Children represent the majority of 109 Bodies recovered so far from mass graves linked to a cult in Kenya, the home minister said on Friday, handing over the latest details of a case that has shocked the country and prompted calls for stricter regulation of fringe religious groups.
It is said that followers of the Good News International Church near the coastal town of Malindi they believed they would go to heaven if they starved to death.
“The reports we receive are that many of the recoveries are of children…Children are the majority, followed by women. Men are less,” Minister Kithure Kindiki told reporters.
“Preliminary reports we received are that some of the victims may not have starved to death. Other methods were used, including wounding them, based on physical and preliminary observations.Kindiki said.
Kindiki, who called those responsible for the deaths terrorists, also announced the launch of an aerial search over the Shakahola forest, where the bodies were found and are being exhumed. He said autopsies on the recovered bodies would begin on Monday.
The government would announce new measures governing churches next week, he said.
Good News International Church leader Paul Mackenzie has been in police custody since April 14. Kenyan media say he is accused of persuading his supporters to starve.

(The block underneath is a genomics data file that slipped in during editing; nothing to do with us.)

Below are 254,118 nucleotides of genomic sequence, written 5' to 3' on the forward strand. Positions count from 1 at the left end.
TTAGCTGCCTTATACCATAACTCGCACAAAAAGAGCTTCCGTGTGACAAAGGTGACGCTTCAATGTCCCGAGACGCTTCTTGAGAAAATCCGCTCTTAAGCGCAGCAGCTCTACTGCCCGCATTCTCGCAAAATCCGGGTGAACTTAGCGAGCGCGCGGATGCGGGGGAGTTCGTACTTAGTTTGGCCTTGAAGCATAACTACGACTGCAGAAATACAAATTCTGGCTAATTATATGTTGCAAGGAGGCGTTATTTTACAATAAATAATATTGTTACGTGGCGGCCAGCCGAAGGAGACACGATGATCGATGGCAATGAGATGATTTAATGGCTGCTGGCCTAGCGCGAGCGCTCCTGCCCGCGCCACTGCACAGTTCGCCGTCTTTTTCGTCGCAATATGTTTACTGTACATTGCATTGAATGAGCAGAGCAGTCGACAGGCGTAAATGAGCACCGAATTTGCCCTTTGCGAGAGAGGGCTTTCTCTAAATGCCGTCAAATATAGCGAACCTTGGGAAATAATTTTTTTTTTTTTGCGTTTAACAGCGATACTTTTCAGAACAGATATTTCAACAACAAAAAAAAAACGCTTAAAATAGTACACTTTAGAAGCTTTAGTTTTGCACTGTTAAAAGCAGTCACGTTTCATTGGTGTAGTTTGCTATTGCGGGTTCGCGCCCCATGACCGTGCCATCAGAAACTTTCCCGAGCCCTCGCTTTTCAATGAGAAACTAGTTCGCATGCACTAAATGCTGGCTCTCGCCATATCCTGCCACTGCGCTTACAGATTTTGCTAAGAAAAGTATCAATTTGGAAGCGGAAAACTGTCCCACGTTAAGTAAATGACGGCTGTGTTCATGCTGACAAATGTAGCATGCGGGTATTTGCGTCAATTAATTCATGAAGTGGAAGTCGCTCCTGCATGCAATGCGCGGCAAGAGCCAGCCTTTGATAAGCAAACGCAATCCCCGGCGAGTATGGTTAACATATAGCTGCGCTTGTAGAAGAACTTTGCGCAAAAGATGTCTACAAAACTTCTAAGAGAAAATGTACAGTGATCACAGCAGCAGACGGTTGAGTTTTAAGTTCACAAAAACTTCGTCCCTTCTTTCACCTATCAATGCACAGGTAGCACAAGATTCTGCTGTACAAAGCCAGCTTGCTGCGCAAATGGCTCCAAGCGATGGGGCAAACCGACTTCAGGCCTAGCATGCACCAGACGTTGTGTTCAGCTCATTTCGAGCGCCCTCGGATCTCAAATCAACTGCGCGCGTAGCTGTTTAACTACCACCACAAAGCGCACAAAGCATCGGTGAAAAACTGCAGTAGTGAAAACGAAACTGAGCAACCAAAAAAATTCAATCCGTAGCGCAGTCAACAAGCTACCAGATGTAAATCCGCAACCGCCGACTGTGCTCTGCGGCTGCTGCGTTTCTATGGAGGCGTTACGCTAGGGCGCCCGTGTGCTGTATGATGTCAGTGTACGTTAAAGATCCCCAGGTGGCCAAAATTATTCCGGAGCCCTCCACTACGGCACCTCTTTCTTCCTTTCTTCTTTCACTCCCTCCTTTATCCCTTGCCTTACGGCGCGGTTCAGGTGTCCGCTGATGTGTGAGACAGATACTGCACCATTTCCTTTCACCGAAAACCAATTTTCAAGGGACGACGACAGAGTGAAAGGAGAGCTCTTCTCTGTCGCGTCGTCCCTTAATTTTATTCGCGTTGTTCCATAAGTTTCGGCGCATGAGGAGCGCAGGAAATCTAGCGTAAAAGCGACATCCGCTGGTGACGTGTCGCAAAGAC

Mackenzie has not made any public comments. Reuters spoke to two lawyers representing Mackenzie, but both declined to comment on the allegations against him.
Pastor Ezekiel Odero, of an unrelated nearby church, was arrested Thursday. He appeared in court in the coastal city of Mombasa on Friday but was not charged and ordered to return to court on Tuesday. He remained in police custody.
A police document filed in court and seen by Reuters says police established there were several deaths at Odero’s New Life Ministry between 2022 and 2023 and that those bodies may have been moved to the Shakahola forest.
Police are investigating Odero for crimes including murder, assisted suicide, kidnapping and child cruelty, according to the document.
Odero’s attorney did not immediately respond to a request for comment. On Thursday, he did not answer questions from reporters as he was escorted to a police station.
(With information from Reuters)
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